According to Board of Correction statistics, in June and July, 117 individuals were held in punitive segregation. In 2018, the then-chair of the board, Derrick Cephas, said that a spread of 47 different restrictive housing units across the city housed over 450 people.
The advocates’ blueprint demands an end to exceptions that curtail out-of-cell time; an end to punitive segregation; and a dramatic rethinking of ESH units, such that the so-called most dangerous incarcerated people are not left in perilous isolation.
The blueprint cites the example of San Francisco’s Resolve to Stop the Violence Project, known as RSVP, which, instead of segregation, used group discussions, classes, intensive counseling, and meetings with victims of violence. “During the time period reported on, RSVP resulted in a 25-fold reduction in violent incidents, five-fold reduction in rearrests for violent crimes, six-fold reduction in jail time, and cost savings,” HALT Solitary said. Other provisions in the blueprint demand a heavily restricted use of restraints and the creation of minimum standards for emergency individual lock-ins and emergency lockdowns.
Roger Clark, a lead organizer with the New York Campaign for Alternatives to Isolated Confinement coalition, is among the formerly incarcerated survivors of solitary confinement advocating for the blueprint’s implementation. “I’m still haunted by those days,” he told me.
Clark was placed in solitary both during his pretrial detention at Rikers and while serving time at Southport Correctional Facility, New York’s first supermax prison dedicated to 23-hour lockdown. “You can’t shut off your mind; in the summertime it’s too hot; in the winter, it’s too cold,” he said, describing how guards would close or open windows, or leave on lights, to further brutalize isolated, incarcerated people. “I had years of torture. I consider it torture.” Clark added that the coalition is pushing hard to see the blueprint adopted and has already received significant backing from politicians.
The demand to ban solitary confinement already has the support of the New York City Council Progressive and Women’s Caucuses, and comes at a time when presidential candidates ranging from Sen. Bernie Sanders, I-Vt., to Sen. Kamala Harris, D-Calif., a former prosecutor and incarceration enthusiast, have called to end, or greatly restrict, the use of solitary confinement. New York City Councilperson Bill Perkins, who as a then-New York state senator was the lead sponsor of the HALT Solitary Confinement Act, is now among the local politicians pushing for the blueprint from his current position. In a statement, Perkins said, “This Blueprint provides the way forward to end this torture and New York City must take action immediately.”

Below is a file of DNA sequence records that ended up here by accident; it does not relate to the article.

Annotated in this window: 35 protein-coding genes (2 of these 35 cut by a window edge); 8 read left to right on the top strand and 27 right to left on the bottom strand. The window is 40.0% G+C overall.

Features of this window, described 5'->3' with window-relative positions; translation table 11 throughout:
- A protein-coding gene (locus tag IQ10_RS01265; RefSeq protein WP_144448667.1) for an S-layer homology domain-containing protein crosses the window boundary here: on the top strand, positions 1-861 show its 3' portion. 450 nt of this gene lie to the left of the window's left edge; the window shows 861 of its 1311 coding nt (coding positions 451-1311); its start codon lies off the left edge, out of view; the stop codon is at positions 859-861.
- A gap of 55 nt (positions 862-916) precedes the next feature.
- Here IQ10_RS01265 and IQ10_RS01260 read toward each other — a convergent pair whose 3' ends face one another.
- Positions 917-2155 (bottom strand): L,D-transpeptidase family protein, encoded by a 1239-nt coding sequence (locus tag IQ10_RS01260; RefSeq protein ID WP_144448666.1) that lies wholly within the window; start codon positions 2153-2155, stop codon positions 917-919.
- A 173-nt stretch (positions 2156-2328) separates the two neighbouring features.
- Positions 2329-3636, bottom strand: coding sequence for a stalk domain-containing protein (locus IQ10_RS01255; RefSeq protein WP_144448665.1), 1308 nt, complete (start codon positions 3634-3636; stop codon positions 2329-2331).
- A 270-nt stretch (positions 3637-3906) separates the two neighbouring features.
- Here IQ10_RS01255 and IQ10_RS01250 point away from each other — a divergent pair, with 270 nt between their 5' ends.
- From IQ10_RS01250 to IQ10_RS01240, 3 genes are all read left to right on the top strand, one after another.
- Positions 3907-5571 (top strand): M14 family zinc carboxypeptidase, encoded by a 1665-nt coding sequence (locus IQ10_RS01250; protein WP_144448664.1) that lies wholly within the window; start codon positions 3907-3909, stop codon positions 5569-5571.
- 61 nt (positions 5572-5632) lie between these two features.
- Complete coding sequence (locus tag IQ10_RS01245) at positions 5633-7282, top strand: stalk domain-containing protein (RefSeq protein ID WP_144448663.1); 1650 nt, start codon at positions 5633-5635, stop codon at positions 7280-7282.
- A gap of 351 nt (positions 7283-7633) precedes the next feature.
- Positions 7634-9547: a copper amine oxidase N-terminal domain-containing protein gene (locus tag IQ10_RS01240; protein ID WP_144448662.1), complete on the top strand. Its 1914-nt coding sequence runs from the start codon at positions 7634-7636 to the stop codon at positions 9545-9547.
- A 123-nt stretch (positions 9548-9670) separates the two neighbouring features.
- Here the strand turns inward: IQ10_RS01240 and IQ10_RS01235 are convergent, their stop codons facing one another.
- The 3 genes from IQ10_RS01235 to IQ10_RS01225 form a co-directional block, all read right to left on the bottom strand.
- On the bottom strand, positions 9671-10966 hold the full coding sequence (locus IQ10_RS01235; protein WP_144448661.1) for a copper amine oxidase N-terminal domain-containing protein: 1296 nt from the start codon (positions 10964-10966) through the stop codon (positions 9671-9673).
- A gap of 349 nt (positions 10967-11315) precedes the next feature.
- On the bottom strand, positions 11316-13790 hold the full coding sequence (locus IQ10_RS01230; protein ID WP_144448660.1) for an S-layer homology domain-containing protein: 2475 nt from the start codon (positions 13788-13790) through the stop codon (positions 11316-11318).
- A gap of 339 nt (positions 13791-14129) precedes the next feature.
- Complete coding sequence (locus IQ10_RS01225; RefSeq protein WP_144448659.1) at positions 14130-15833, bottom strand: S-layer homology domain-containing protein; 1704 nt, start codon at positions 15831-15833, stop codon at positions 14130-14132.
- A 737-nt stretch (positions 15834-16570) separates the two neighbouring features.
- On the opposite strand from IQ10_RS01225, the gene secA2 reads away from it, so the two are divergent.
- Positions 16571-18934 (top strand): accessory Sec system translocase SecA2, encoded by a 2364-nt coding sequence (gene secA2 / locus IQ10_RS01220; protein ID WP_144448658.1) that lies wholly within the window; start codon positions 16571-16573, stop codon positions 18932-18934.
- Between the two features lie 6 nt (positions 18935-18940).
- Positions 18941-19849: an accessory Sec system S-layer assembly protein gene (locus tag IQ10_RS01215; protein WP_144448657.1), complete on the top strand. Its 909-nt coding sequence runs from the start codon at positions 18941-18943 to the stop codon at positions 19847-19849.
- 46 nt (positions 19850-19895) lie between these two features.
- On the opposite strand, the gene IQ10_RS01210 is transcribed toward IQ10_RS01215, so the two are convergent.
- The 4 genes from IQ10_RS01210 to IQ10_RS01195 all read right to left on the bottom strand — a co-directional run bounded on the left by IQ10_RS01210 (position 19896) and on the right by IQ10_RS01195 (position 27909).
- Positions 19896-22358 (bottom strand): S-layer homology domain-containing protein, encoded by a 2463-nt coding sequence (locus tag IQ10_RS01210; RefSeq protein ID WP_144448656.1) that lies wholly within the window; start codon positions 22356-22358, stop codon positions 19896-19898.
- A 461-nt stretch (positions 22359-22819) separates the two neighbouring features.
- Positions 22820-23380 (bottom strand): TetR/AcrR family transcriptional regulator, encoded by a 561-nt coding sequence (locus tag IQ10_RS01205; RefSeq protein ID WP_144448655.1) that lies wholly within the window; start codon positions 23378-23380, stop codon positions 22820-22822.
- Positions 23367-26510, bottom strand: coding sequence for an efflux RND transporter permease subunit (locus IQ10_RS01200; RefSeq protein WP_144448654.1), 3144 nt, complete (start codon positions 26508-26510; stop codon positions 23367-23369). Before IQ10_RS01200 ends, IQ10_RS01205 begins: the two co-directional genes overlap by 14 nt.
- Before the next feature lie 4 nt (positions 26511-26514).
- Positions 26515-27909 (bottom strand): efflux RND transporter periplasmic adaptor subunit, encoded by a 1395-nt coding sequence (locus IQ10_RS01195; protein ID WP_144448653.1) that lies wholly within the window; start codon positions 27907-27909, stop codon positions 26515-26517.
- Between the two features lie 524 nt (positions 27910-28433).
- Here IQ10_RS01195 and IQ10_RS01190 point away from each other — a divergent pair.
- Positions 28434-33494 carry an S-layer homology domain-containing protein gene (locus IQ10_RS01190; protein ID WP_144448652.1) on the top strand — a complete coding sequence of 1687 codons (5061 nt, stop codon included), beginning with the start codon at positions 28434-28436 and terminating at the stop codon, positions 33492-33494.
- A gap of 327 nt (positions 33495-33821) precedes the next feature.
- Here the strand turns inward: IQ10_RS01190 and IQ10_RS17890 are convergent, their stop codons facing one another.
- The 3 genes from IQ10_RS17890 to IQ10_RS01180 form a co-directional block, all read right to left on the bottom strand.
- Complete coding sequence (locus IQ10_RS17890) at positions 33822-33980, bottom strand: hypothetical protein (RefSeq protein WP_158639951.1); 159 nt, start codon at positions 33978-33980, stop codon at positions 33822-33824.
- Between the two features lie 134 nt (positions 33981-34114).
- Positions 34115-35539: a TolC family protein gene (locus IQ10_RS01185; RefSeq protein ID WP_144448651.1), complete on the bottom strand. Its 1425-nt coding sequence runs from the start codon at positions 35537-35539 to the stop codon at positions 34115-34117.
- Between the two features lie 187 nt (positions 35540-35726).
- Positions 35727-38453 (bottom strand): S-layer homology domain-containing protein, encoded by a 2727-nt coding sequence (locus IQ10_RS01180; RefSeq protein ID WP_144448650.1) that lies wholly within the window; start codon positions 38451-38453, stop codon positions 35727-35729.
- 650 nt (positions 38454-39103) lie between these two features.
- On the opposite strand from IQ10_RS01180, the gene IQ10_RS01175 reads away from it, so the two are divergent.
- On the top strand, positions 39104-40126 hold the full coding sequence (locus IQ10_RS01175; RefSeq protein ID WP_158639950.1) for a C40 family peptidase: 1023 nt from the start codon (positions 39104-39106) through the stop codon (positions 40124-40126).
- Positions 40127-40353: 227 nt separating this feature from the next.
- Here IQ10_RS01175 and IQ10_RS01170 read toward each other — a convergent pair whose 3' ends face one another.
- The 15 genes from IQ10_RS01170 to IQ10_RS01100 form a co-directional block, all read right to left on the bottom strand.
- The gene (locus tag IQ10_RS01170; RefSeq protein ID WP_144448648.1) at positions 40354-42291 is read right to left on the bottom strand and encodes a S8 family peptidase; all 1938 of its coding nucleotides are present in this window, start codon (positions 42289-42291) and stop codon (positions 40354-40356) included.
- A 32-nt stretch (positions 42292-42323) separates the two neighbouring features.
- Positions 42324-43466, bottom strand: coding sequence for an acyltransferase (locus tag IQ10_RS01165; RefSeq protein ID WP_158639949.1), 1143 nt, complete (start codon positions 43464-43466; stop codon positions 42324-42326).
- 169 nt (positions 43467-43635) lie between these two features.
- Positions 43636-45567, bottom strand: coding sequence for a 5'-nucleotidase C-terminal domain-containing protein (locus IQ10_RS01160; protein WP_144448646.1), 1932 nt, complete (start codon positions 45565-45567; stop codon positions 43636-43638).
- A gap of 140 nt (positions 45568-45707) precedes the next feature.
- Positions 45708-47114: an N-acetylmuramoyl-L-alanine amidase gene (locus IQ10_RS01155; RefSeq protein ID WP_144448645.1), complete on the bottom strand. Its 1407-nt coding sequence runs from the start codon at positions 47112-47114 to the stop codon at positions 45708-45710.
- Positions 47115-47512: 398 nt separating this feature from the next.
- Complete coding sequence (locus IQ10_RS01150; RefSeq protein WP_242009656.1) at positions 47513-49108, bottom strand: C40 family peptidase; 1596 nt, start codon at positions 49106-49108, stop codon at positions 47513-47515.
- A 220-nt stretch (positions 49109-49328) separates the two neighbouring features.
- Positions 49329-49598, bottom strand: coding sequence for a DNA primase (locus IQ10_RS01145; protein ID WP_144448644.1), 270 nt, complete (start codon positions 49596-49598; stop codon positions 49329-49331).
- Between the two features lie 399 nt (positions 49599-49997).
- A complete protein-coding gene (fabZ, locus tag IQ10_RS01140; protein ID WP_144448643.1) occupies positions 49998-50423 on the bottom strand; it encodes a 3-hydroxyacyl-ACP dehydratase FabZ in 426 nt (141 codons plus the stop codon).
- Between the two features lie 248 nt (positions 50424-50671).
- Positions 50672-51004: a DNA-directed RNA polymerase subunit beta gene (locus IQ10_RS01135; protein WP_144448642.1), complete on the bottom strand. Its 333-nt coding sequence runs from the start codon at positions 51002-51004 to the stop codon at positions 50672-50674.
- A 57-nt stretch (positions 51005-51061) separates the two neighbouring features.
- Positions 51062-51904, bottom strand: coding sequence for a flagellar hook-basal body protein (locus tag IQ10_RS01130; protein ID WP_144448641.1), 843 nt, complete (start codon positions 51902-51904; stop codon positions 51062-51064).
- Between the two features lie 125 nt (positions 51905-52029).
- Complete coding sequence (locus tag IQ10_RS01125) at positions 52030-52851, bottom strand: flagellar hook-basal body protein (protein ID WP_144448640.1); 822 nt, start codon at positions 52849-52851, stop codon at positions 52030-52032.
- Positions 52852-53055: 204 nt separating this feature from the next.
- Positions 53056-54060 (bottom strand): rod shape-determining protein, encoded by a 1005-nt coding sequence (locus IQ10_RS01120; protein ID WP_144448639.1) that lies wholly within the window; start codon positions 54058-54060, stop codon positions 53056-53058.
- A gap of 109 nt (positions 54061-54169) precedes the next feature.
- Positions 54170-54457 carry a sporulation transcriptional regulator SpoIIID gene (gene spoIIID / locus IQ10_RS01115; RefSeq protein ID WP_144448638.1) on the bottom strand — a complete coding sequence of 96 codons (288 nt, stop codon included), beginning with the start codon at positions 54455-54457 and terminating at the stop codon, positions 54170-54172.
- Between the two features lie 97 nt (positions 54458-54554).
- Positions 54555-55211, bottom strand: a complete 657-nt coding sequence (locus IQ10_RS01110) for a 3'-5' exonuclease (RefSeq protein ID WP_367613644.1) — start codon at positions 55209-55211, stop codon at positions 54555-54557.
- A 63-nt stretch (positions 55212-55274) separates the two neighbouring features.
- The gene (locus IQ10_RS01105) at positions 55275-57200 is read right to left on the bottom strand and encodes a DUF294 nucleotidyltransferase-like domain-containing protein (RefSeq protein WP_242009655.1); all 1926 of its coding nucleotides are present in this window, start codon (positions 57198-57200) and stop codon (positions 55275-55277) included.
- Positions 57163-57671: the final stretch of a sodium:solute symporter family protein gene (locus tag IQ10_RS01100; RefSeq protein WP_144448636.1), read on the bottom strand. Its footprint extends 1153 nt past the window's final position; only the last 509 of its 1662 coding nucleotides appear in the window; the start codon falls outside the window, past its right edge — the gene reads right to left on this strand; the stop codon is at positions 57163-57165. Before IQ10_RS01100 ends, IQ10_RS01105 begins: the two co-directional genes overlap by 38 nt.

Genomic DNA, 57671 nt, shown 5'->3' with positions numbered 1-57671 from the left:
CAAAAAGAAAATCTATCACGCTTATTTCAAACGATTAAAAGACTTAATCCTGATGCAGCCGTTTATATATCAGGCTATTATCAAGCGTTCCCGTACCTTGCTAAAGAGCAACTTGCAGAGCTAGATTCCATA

The blueprint’s release also coincides with the expected announcement for new, more modest proposed rules by the Board of Correction on Tuesday, which would restrict some forms of solitary confinement to 15 consecutive days, down from the current 30, and consider limits on the use of restraints and other types of restrictive housing. Yet even the implementation of these more limited provisions, which make the blueprint look far-reaching, is not assured.
The immediate adoption of a citywide plan to ban solitary confinement is the least the mayor’s office and corrections officials should commit to, if they are purporting to champion reform.
As The City reported on Thursday, de Blasio ousted Board of Correction Commissioner Bryanne Hamill, a former family court judge who had been working for years on the proposals to restrict the use of solitary confinement. Meanwhile, the powerful Correction Officers’ Benevolent Association is expected to be a reliable roadblock, having enabled and enforced the culture of guard violence and impunity for years, while causing significant reforms to stall.
On Thursday, de Blasio celebrated the city council’s approval of his new jails plan as a progressive victory. “Today we made history: The era of mass incarceration is over,” he said. For decarceration advocates who see the plan for more local, borough-based jails as a carceral solution to a carceral problem, the mayor’s words rang hollow. As The City reported, “The plan to replace Rikers Island with four borough-based jails details physical constraints for the new buildings, but largely does not address the treatment of detainees.”
The immediate adoption of a citywide plan to ban solitary confinement is the least the mayor’s office and corrections officials should commit to, if they are purporting to champion reform. Yet even the blueprint’s authors make clear that “ending solitary confinement is only one step. Fundamentally shifting away from isolation and deprivation — and from the entire racist and destructive punishment paradigm — is necessary to achieve safety and justice.”